divided. Unity is lost. Men agree about everything else 
except the concerns of their souls. They are relations, 

1 " Ep.," 33, a.d. 396. 3 " Ep.," cvm. 469. 


citizens, friends, guests one of another ; they are drawn together 
in every human relationship, in their relaxations, in their 
marriages, in buying and selling, in conversations, but they 
disagree about the Altar of God. Discord exists in that very 
region where of all others discord ought to cease. Our Lord 
said, ' First be reconciled unto thy brother, and then come and 
offer thy gift at the Altar '. We have reversed all that. Now 
men are at peace in the world and at strife about the Altar." 

Augustine found that the Donatist party in Hippo, in spite 
of their Puritan ideals, were, not infrequently, willing, for the 
sake of numerical superiority, to admit persons of questionable 
character whom they ought on principle to have been the first 
to exclude. The excommunicated, the deserters or the worth- 
less members of one communion, became too easily the favoured 
and the heroes of another. This was one of the temptations of 
religious rivalry and separation. Men who in their own com- 
munion failed to secure the recognition which they believed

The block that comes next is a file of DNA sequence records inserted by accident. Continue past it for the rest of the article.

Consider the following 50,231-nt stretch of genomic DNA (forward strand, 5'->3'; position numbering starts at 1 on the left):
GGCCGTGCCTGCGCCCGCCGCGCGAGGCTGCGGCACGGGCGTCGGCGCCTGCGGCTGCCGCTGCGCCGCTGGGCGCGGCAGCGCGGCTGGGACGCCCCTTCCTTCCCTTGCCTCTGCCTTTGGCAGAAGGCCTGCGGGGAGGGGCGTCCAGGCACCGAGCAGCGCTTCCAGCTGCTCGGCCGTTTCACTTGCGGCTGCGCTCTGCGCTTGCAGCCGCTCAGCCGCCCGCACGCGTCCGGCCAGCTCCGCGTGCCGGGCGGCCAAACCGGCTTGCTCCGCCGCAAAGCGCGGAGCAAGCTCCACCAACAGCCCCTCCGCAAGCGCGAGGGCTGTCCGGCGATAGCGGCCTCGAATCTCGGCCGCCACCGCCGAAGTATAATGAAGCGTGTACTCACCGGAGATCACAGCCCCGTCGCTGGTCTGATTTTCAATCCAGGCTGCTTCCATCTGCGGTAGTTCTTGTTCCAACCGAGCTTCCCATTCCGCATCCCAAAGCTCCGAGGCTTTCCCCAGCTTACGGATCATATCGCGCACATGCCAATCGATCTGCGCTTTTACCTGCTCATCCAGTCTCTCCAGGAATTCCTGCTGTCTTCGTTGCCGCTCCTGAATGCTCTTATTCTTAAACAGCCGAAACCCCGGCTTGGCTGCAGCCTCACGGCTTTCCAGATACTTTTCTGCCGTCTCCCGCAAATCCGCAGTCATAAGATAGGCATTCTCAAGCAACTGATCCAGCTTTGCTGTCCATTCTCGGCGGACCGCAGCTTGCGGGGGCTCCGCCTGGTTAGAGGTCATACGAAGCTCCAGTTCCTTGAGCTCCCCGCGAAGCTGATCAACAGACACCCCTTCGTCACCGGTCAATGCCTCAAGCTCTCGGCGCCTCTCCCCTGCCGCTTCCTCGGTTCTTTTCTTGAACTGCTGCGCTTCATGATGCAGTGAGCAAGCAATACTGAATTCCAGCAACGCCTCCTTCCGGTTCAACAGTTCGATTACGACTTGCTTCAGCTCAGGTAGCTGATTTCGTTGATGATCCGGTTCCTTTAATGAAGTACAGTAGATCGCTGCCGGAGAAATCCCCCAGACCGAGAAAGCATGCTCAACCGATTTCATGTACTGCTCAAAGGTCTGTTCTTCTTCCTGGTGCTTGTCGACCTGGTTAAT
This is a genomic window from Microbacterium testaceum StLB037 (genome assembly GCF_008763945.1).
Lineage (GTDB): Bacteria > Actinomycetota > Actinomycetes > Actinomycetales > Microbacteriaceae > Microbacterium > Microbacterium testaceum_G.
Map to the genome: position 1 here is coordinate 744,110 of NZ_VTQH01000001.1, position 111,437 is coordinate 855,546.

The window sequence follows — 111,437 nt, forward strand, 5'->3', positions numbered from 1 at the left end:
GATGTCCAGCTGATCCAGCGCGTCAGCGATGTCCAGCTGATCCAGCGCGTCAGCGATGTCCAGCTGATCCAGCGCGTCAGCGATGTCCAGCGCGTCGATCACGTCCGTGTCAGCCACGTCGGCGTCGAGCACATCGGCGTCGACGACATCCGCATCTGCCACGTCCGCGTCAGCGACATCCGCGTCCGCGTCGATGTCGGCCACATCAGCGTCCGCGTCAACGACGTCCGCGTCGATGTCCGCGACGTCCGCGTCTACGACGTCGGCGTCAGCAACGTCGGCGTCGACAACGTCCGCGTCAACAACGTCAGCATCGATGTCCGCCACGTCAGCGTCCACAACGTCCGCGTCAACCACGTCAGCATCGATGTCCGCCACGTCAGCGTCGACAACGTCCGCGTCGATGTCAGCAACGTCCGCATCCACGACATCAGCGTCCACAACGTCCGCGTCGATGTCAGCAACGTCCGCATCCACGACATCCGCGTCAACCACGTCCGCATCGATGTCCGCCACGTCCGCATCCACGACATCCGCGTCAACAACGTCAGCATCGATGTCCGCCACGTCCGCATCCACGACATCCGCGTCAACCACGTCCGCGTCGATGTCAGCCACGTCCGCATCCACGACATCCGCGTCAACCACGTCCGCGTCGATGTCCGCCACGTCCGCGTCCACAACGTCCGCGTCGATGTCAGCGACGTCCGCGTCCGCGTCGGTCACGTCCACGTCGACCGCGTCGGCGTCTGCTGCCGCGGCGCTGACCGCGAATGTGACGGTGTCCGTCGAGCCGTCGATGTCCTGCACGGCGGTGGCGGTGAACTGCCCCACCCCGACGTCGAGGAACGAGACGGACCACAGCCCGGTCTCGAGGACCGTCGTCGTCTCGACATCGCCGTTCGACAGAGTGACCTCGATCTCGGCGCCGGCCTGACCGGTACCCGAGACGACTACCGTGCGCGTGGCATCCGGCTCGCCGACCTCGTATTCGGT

themselves to deserve, retaliated upon a society incapable of 
discerning their merits, by transferring themselves and their 
abilities to some other sphere, where the>fe would be more 
justly esteemed. Disappointed ambition and frustrated self-will 
had their influence in these exchanges, as well as genuine 
conviction and love of truth. A young Catholic, a violent 
tempered man, cruelly ill-treated his mother and threatened 
her life. Augustine was compelled to intervene with a just 
and severe rebuke. In revenge, the young man abandoned 
the Catholic Communion and sought admission into the Dona- 
tist Church. Proculeian accepted him, and, to the scandal of 
all serious-minded persons in the town, where his conduct was 
well known, rebaptized him. The young man's subsequent 
behaviour seems to have harmonized with his antecedents. 
But the incident illustrates the extent to which Christian dis- 
cipline was frustrated by religious rivalry. 

Augustine's labour for ecclesiastical unity soon extended 
beyond the limits of his diocese. He rapidly became for the 
African Church the supreme champion against separation. 


His primary endeavour was to make the origin of the schism 
accurately understood. It is notorious with what rapidity the 
origin of a controversy is forgotten or misrepresented. And it 
is clear that many Separatists in Augustine's day required re- 
minding whence they sprang, or informing of the actual facts 
of which they often held but a partial and distorted version. 

The Bishop of Hippo appealed to the authority of public 
records. The documents relating to the beginnings of the 
division were in the imperial care. They were beyond the 
reach of party spirit, and they were accessible to all who willed. 
Aided by these documents, Augustine published, 1 in the form 
of a letter to certain adherents of the Donatist Communion, 2 an 
extremely important account of the rise of their society. He 
says that he is well aware that some will not appreciate the 
motives which prompt his overtures for unity. A disputed